Monday, April 12, 2010

Literary Love: The Alice books

There comes a time in a young reader's life when she* wants her reading material to acknowledge that the world has Mature Content. Perhaps she wants to prove she can handle it, or wants a private space to learn about and think about things she could never, ever ask her dad. Of course, there's no shortage of books (or movies or TV shows) whose teenage characters engage in activities that would make her dad faint. But jumping straight out of bedtime stories and into, well, bed with such characters can leave a reader pretty confused. Is this what I'm supposed to do in high school? she might wonder. Why doesn't my life look like these girls' lives? What's wrong with me?

Enter Alice McKinley, star of Phyllis Reynolds Naylor's The Agony of Alice and its many sequels and prequels (she's eleven when we meet her and ages through the series). Alice lives in a real world located somewhere between the sanitized one of many middle-grade novels and the fast-paced one of much YA. She's funny and flawed and full of embarrassing questions. Alice often feels like she missed a day or two thousand in how-to-be-a-woman school, and attributes that deficiency to the fact that she's grown up without a mother. But I suspect millions of readers with and without mothers breathe sighs of relief as they learn things from Alice that they thought everyone else already knew. And in between all that learning, they get to know characters who are both lovable and real.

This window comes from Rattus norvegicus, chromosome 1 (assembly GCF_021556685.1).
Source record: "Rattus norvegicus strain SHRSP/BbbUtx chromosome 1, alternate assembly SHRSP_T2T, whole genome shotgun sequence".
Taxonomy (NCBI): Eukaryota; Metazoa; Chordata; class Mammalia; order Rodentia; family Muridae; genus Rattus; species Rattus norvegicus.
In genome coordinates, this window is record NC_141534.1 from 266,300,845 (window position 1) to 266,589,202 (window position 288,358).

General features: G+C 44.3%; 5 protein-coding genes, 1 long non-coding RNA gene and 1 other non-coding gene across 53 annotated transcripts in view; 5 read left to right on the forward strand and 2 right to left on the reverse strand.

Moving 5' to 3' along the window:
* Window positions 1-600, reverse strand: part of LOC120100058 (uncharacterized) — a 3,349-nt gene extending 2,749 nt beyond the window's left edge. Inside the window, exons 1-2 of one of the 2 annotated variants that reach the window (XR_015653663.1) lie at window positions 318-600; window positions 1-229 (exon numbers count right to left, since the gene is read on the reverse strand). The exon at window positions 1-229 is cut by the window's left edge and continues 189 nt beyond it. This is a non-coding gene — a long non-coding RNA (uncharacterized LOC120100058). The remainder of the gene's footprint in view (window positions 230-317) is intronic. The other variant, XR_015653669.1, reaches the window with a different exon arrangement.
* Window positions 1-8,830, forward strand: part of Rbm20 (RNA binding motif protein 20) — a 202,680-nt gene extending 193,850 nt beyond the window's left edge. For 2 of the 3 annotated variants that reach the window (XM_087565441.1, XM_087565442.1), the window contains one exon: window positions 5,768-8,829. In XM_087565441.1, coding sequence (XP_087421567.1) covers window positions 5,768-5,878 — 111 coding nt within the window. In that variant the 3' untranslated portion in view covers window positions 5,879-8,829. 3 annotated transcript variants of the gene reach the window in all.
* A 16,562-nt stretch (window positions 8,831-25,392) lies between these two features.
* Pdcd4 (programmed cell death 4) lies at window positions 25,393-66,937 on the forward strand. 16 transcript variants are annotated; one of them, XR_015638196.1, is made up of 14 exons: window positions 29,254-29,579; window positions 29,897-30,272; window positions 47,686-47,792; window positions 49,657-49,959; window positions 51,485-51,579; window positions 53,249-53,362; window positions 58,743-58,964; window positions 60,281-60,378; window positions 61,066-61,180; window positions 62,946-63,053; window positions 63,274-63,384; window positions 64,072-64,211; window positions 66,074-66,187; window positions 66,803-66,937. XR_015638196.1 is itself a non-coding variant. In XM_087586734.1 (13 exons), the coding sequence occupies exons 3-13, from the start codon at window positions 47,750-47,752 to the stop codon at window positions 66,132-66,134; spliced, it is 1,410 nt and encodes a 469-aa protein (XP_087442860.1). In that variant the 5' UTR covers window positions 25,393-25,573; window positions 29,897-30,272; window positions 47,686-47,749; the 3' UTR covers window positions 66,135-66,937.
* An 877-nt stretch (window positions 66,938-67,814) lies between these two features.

The Alice books are my wholehearted recommendation of the day. There will be more, particularly of books that might be either overlooked or maligned. 'Cause sometimes in our routine booklust, we forget the books that just need some literary love.

*"she" for the purposes of this post, but boys can certainly enjoy and learn from these books. I would have a lot of respect for any boy open-minded enough to check them out.

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